[Apr. 2, 2023: Julie Gazaille, University of Montreal]
Stem cells, responsible for the formation of skeletal muscles, could make it possible to repair muscles damaged by diseases. (CREDIT: Creative Commons)
The fusion of myoblasts, stem cells responsible for the formation of skeletal muscles, could make it possible to repair muscles damaged by diseases such as muscular dystrophy.
Neuromuscular diseases affect millions of people worldwide. Now, a discovery made at the Montreal Clinical Research Institute (IRCM) opens the door to the development of targeted therapies.
Published in the journal Nature Communicationthe development crowns several years of research by doctoral student Viviane Tran under the direction of professor of medicine at the University of Montreal Dr. Jean-François Côté, president and scientific director of the IRCM, with international partners.
The formation of muscles, a complex process, requires the action of specialized cells, the myoblasts. For skeletal muscle to grow and regenerate, myoblasts must align with each other, move toward each other, and touch each other until their membranes come together. This is called the myoblast fusion stage and is the basis of muscle fiber formation.
During embryogenesis, myoblast fusion is crucial, with mutations in certain genes resulting in an extremely rare clinical myopathy called Carey-Fineman-Ziter syndrome.
In adults, an army of satellite cells is responsible for muscle growth and regeneration. In response to activation signals, satellite cells proliferate, differentiate and fuse to repair damaged myofibers. The proteins and signaling pathways that control this fusion are still being identified.
“We didn’t think it was possible”
“Until recently, myoblast fusion was only the subject of basic research,” said Dr. Côté.
Manipulation of ELMO2 conformational regulation regulates myoblast fusion in a cell-intrinsic manner. a fusion test carried out with primary myoblasts isolated from the indicated mice after 72 h of differentiation. (CREDIT: Nature Communications)
“We were not interested in it in the context of the disease; we didn’t think it was possible to use this process to cure certain diseases. Yet understanding in detail all the factors involved in this fusion could help in the development of targeted treatments. therapies. »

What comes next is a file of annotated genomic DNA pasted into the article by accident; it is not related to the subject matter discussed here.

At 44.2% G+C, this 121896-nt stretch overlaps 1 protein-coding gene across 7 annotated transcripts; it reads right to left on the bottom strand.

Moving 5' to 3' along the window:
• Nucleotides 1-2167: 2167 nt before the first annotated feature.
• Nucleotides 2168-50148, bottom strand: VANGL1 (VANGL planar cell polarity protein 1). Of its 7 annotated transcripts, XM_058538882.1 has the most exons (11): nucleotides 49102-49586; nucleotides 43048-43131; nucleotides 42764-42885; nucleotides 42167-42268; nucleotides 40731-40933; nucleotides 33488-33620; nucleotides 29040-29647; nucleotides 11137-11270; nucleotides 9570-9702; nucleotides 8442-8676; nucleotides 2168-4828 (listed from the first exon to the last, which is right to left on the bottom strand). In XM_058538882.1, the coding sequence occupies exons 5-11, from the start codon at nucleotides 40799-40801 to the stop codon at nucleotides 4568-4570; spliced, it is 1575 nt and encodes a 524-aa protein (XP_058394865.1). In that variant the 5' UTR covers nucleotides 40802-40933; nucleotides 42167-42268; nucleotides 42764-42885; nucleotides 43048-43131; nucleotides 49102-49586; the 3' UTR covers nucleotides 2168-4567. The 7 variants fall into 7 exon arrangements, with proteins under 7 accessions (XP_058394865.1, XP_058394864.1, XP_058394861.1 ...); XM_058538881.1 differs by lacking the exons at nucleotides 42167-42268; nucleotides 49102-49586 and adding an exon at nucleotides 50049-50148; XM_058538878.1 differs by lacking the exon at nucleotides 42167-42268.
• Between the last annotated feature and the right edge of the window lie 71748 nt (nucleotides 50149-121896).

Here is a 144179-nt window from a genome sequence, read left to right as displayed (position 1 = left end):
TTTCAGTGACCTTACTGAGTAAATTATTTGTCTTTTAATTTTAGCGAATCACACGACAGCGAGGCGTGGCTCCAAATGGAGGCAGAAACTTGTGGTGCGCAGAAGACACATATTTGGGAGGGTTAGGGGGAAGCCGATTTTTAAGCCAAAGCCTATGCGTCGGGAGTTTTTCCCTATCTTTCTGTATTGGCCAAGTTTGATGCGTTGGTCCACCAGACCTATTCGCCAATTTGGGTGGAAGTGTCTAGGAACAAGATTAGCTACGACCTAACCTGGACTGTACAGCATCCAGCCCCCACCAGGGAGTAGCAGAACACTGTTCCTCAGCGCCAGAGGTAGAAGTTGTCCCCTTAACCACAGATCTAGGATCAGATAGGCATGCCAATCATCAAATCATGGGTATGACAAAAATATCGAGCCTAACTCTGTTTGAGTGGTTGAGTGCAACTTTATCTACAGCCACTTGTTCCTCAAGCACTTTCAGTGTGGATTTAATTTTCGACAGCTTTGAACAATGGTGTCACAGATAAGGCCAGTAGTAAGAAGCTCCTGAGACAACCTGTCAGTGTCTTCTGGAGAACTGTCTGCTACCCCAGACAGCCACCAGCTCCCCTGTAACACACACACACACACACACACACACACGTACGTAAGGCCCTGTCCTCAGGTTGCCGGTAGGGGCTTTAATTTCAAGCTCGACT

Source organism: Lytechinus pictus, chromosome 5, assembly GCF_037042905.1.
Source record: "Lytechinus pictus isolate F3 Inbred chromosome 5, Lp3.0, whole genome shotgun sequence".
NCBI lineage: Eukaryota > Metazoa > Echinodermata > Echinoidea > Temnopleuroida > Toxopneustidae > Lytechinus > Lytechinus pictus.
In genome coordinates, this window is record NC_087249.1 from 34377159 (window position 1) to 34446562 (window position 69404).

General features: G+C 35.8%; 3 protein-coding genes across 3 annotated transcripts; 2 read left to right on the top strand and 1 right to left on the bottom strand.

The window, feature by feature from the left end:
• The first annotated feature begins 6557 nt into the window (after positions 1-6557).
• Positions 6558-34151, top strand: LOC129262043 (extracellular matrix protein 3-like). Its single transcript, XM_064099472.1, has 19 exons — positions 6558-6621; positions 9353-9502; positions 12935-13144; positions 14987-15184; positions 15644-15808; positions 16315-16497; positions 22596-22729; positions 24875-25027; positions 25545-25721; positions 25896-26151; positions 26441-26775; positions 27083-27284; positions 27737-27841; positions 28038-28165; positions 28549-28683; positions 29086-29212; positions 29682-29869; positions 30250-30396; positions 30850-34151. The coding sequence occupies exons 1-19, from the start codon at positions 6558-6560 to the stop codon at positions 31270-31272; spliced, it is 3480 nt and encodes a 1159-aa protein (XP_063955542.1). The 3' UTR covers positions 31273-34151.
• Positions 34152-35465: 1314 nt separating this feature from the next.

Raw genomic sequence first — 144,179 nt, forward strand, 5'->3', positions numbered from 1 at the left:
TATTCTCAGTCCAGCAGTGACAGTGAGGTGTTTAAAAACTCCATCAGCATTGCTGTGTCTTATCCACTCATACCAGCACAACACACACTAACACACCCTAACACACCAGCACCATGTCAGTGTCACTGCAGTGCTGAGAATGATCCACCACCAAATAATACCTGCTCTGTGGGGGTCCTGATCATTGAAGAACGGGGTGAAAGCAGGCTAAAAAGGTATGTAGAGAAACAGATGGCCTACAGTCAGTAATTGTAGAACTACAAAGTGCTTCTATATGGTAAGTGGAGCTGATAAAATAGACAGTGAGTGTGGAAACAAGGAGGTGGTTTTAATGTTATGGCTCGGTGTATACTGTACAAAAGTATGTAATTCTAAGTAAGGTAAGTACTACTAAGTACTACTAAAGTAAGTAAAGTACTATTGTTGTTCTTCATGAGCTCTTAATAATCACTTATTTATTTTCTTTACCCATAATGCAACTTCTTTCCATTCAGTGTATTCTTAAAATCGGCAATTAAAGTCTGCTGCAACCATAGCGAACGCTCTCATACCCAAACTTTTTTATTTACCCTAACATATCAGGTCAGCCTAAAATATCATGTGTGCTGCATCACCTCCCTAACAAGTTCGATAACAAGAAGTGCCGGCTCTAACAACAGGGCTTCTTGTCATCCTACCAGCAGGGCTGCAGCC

In a key experiment, the researchers created a mouse model in which a protein involved in the fusion is expressed in its active mammalian form. During muscle development and regeneration, an increase in myoblast fusion has been observed.
Isothermal titration calorimetry determined a binding affinity of 10.3 μM for RHOG and WT ELMO2, whereas no binding could be measured for the L43A mutant. (CREDIT: Nature Communications)
“We also observed that this mouse model, when crossed with a mouse modeling girdle muscular dystrophy 2B, can improve disease phenotypes,” Tran said.
Direct evidence of usefulness
The new data therefore provide direct evidence that the process of myoblast fusion could be exploited for regenerative purposes and to improve the outcome of muscle diseases.
Manipulation of conformational regulation of ELMO2 impacts myoblast fusion during muscle development and growth. (CREDIT: Nature Communications)
In the long term, this research shows that increasing cell fusion could “repair” muscles in other types of muscular dystrophy, such as Duchenne dystrophy (occurring in 1 in 4,000 boys) or other serious conditions , such as cachexia (secondary muscle breakdown due to various diseases and some forms of cancer).
The potential for manipulating the myoblast fusion step will no doubt be the subject of future studies, said the researchers, who worked with colleagues at UdeM’s Institute for Research in Immunology and Cancer) and the IRCM, in Montreal and internationally.
For more scientific news, see our New discoveries section on The bright side of the news.
Note: The documents provided above by Montreal university. Content may be edited for style and length.
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